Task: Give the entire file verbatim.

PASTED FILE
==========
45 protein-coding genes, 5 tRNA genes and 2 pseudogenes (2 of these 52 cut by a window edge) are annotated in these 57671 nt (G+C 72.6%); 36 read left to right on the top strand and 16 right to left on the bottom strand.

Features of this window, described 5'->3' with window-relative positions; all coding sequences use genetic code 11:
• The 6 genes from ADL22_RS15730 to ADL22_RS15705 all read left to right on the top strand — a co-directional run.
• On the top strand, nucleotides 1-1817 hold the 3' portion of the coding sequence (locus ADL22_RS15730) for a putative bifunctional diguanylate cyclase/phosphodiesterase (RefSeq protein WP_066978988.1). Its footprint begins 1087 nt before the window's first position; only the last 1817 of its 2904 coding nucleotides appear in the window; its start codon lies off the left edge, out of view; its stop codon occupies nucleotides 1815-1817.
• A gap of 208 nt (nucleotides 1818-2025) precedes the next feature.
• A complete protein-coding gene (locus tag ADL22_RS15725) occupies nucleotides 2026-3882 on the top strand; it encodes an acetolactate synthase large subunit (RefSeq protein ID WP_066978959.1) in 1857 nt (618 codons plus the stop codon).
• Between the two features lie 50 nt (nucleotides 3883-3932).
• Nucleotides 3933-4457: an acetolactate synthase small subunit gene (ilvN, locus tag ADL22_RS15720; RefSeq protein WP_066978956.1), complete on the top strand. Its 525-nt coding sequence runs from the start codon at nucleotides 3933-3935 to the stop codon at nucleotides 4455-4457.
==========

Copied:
45 protein-coding genes, 5 tRNA genes and 2 pseudogenes (2 of these 52 cut by a window edge) are annotated in these 57671 nt (G+C 72.6%); 36 read left to right on the top strand and 16 right to left on the bottom strand.

Features of this window, described 5'->3' with window-relative positions; all coding sequences use genetic code 11:
• The 6 genes from ADL22_RS15730 to ADL22_RS15705 all read left to right on the top strand — a co-directional run.
• On the top strand, nucleotides 1-1817 hold the 3' portion of the coding sequence (locus ADL22_RS15730) for a putative bifunctional diguanylate cyclase/phosphodiesterase (RefSeq protein WP_066978988.1). Its footprint begins 1087 nt before the window's first position; only the last 1817 of its 2904 coding nucleotides appear in the window; its start codon lies off the left edge, out of view; its stop codon occupies nucleotides 1815-1817.
• A gap of 208 nt (nucleotides 1818-2025) precedes the next feature.
• A complete protein-coding gene (locus tag ADL22_RS15725) occupies nucleotides 2026-3882 on the top strand; it encodes an acetolactate synthase large subunit (RefSeq protein ID WP_066978959.1) in 1857 nt (618 codons plus the stop codon).
• Between the two features lie 50 nt (nucleotides 3883-3932).
• Nucleotides 3933-4457: an acetolactate synthase small subunit gene (ilvN, locus tag ADL22_RS15720; RefSeq protein WP_066978956.1), complete on the top strand. Its 525-nt coding sequence runs from the start codon at nucleotides 3933-3935 to the stop codon at nucleotides 4455-4457.